The book is pitched a beginner's level - but even though there was relatively little that was new to me as a reader, it was well-written enough to keep my interest. This was particularly helped when Scudder threw in an incentive in the form of a fascinating, quirky fact. For me, without doubt, the best was the discovery that mats of sulfur-loving bacteria (which could possibly survive in the atmosphere of Venus) that hang in caves are known as snottites or snoticles.

The book is at its best in the earlier s…

Catching Stardust - Natalie Starkey ***

It is a truth universally acknowledged that geology is by far the hardest topic to make interesting in popular science. We're fine when it comes to stories of some of the characters of geological history, but as far as the geology itself, it's difficult to get excited. So what better way to raise the interest levels than to move your geology* into space? This is what Natalie Starkey does in Catching Stardust. But does it work?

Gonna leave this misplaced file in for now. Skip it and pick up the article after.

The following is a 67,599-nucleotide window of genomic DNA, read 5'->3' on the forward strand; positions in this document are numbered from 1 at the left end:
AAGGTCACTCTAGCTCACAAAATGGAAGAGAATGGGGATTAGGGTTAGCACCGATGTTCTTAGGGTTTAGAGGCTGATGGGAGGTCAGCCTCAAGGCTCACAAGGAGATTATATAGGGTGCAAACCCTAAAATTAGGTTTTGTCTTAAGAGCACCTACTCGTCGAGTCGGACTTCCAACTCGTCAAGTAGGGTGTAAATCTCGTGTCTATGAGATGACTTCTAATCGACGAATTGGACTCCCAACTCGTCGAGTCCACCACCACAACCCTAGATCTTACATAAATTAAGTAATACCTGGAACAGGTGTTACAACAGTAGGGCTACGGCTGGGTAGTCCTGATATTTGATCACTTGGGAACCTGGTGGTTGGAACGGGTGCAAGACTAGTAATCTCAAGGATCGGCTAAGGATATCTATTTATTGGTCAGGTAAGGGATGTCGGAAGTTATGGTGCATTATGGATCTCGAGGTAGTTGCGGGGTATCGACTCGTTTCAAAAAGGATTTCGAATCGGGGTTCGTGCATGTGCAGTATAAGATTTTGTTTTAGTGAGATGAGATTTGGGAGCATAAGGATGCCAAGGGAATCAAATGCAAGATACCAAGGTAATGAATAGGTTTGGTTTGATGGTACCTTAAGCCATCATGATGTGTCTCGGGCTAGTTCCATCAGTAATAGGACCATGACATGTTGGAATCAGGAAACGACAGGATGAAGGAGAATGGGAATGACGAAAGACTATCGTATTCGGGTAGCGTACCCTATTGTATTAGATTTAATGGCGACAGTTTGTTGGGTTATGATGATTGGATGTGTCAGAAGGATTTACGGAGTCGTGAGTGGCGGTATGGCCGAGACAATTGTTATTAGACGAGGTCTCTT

The main focus of Catching Stardust is comets and asteroids. What they are, where they came from, what they're made of (lots about what they're made of) and their (literal) impact on Earth from potentially supplying water and amino acids to the destruction of the dinosaurs to the possibility of us getting a major strike in the future and what we could do to prevent it.

There's certainly plenty to interest us here, and though the focus is primarily on those space objects, Starkey gives us a fair amount on how the Earth and the Moon formed - in f…

Dark Matter and the Dinosaurs - Lisa Randall ****

I did my PhD in galactic dynamics - which is an awkward subject when people want to know what its relevance to the 'real world' is. So I was excited when Clube and Napier's book The Cosmic Serpent came out, around the same time, because it provided me with a ready-made answer. It argued that the comets which occasionally crash into Earth with disastrous results - such as the extinction of the dinosaurs - are perturbed from their normal orbits by interactions with the large-scale structure of the galaxy.

I was reminded of this idea a few years ago when there was a flurry of media interest in Lisa Randall's "dark matter and the dinosaurs" conjecture. I was sufficiently enthusiastic about it to write an article on the subject for Fortean Times - though my enthusiasm didn't quite extend to purchasing her hardback book at the time. However, now that it's out in paperback I've remedied the situation - and I'm glad I did.

Dark matter is believed to exi…

Quantum Sense and Nonsense - Jean Bricmont ****